Maurice Prendergast (1859-1924) was a Canadian-born American painter whose work spanned the transition from Impressionism to Modernism. I found this press release about an upcoming exhibition, Prendergast in Italy, that sounds quite interesting especially since it will be at the Guggenheim in Venice next fall and winter. I like his watercolors but have never seen any of them in person; if I end up returning to Venice later this year, I’ll definitely go see this show. Most of the paintings included in the exhibition are of Venice but there are also views of Rome, Siena, and Capri.
The exhibition opens on July 18, 2009 at Williams College Museum of Art in Williamstown, MA, where it runs until September 20. From the WCMA website:
"Prendergast in Italy traces the footsteps of Maurice Prendergast as he painted his way through Italy in 1898-1899 and through Venice again in 1911. Approximately seventy watercolors, oils, and monotypes by Maurice Prendergast will be on view, along with related letters, prints, photographs, films, guidebooks, and sketchbooks to situate the work within the new visual culture that Americans had embraced by 1900."
Here's the schedule after Williamstown:
Peggy Guggenheim Collection, Venice (October 9, 2009-January 3, 2010)
Museum of Fine Arts, Houston (February 14-May 9, 2010.)
A few of his Venetian scenes (I don't know if these are in the show or not, they are just some that I like).
Campo Santa Maria Formosa
From the press release:
"Maurice Prendergast made a name for himself in Boston and New York as a cutting edge Impressionist watercolorist who experimented with color monotypes. In his day, he was lauded by the more progressive art critics and attracted the support of modern art collectors. When he first departed for Italy (1898), he was an up-and-coming avant-garde artist who had recently returned to Boston from four years in Paris.
The body of work that Prendergast produced shows his struggle to pay homage to the great art he encountered in Assisi, Siena, Rome, and Venice while he grappled with the new realities of modern, unified Italy and the progressive art of his time.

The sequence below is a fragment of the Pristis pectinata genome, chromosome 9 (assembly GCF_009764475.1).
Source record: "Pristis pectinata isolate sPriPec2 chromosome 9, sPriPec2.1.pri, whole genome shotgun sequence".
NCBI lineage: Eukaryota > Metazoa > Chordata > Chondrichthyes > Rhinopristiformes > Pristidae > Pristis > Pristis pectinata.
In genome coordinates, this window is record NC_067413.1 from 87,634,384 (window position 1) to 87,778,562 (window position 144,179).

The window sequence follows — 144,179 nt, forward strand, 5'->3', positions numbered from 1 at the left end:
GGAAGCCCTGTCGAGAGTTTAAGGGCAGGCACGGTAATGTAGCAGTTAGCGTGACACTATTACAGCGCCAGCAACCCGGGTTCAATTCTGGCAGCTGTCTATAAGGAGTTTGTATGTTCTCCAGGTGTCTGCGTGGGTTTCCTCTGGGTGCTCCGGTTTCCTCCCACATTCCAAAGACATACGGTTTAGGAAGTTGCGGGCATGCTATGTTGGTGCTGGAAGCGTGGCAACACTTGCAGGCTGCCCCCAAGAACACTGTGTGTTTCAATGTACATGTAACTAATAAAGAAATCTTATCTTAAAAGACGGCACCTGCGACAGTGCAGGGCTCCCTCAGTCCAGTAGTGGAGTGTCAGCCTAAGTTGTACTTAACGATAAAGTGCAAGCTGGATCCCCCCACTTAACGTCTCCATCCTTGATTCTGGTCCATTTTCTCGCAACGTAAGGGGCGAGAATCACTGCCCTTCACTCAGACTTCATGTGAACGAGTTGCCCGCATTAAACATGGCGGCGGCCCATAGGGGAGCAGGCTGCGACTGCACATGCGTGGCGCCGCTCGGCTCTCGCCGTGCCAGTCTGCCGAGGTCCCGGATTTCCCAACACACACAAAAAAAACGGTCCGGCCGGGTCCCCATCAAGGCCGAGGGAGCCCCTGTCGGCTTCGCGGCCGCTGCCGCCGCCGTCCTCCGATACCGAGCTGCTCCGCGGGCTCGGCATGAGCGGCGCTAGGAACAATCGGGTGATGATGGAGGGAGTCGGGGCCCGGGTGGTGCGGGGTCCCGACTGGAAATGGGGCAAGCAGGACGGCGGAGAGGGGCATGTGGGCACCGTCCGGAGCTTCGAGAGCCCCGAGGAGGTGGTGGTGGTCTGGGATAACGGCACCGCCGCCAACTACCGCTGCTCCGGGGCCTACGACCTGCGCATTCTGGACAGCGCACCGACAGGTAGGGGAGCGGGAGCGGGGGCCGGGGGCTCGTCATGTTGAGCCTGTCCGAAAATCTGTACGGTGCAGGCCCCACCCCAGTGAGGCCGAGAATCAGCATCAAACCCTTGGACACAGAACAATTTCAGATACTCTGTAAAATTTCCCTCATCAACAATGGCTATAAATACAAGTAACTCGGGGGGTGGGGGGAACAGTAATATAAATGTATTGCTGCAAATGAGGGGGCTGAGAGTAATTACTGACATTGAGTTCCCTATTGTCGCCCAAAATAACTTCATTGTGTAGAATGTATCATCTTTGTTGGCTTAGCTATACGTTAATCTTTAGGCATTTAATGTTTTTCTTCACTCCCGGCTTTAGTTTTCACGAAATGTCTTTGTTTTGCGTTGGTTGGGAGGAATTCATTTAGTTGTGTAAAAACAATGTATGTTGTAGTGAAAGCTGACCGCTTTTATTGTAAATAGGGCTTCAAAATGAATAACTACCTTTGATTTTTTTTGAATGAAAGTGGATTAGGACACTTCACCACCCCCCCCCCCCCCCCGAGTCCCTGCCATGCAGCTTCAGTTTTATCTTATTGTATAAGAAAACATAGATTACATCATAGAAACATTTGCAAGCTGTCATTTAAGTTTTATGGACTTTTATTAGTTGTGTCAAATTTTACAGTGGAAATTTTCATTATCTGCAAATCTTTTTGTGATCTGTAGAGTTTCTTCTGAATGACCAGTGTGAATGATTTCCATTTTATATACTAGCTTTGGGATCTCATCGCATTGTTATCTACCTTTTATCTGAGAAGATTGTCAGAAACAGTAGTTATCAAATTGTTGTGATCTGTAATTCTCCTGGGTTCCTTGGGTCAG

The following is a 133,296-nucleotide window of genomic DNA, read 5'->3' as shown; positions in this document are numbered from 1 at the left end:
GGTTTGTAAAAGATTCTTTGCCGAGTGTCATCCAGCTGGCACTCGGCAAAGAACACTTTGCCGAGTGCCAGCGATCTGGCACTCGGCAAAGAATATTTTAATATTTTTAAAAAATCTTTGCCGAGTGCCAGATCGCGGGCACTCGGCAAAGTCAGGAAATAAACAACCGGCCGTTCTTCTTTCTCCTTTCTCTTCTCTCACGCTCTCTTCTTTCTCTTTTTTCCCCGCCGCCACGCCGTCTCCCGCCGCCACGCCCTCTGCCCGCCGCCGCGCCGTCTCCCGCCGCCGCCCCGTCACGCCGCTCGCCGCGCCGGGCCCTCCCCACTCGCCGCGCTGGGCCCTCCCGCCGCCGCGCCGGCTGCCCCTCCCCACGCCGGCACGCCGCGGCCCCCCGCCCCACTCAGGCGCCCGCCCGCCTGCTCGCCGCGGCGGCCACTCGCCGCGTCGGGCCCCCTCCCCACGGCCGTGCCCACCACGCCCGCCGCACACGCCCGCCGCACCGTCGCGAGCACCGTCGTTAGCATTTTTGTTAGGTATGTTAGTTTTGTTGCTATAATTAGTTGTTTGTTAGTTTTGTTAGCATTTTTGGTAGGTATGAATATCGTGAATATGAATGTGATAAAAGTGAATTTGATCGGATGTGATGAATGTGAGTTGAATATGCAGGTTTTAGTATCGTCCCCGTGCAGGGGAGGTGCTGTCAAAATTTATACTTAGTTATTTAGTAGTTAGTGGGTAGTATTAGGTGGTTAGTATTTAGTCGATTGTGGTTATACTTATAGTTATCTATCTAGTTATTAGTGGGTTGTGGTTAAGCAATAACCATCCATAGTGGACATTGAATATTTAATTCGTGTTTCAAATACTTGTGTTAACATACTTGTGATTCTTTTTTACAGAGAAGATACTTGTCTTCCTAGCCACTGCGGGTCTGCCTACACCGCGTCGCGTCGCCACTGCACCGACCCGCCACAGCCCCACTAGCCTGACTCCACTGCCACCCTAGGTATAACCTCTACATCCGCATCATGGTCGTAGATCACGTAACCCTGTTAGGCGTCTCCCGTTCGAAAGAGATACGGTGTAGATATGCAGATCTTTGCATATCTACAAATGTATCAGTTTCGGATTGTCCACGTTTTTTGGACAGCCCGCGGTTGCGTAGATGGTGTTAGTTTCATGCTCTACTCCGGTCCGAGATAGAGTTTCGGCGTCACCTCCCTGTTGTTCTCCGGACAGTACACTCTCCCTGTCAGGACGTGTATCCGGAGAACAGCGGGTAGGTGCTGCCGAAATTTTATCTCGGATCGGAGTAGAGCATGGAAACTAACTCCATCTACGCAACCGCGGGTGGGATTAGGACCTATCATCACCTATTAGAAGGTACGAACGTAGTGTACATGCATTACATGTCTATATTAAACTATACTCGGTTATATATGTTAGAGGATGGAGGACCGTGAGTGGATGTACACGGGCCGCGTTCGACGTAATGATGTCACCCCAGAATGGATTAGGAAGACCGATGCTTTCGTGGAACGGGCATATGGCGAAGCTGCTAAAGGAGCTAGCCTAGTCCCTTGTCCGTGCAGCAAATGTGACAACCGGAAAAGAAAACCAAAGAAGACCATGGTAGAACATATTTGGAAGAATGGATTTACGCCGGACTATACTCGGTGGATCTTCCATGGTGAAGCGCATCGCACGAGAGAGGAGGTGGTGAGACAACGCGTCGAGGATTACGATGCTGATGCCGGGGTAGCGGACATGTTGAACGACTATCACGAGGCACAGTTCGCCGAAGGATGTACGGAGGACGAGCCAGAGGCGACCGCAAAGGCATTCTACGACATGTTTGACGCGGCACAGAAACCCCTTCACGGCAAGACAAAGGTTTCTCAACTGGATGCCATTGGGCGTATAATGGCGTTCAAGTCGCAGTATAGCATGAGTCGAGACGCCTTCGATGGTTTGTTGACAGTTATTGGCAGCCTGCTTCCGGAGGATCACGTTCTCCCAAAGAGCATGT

Prendergast's interpretation of Venice captures a unique blend of old and new. Watercolors from his first trip to Italy are characterized by Prendergast's interest in the Italian flag and how it symbolized a "new" Italy; he depicted it many times during this first trip. These works were sent home and exhibited in Boston even while he was still abroad. In 1900, shortly after his return to America they were showcased in his first one-person show.
It was the Italian watercolors that catapulted Prendergast to a national reputation and a place among the most advanced artists in New York. Ten years later, after assimilating the new expressionistic and abstract art theories unveiled in Paris by Matisse, Picasso, and their circle, Prendergast again departed for Italy (1911). On his second trip, Prendergast focused on the bridges of Venice, applying his new style to the emblematic architecture of the canal city. This body of work shows the advances of abstract color and form that put Prendergast at the forefront of American modernism."
Here's a link to
The Complete Works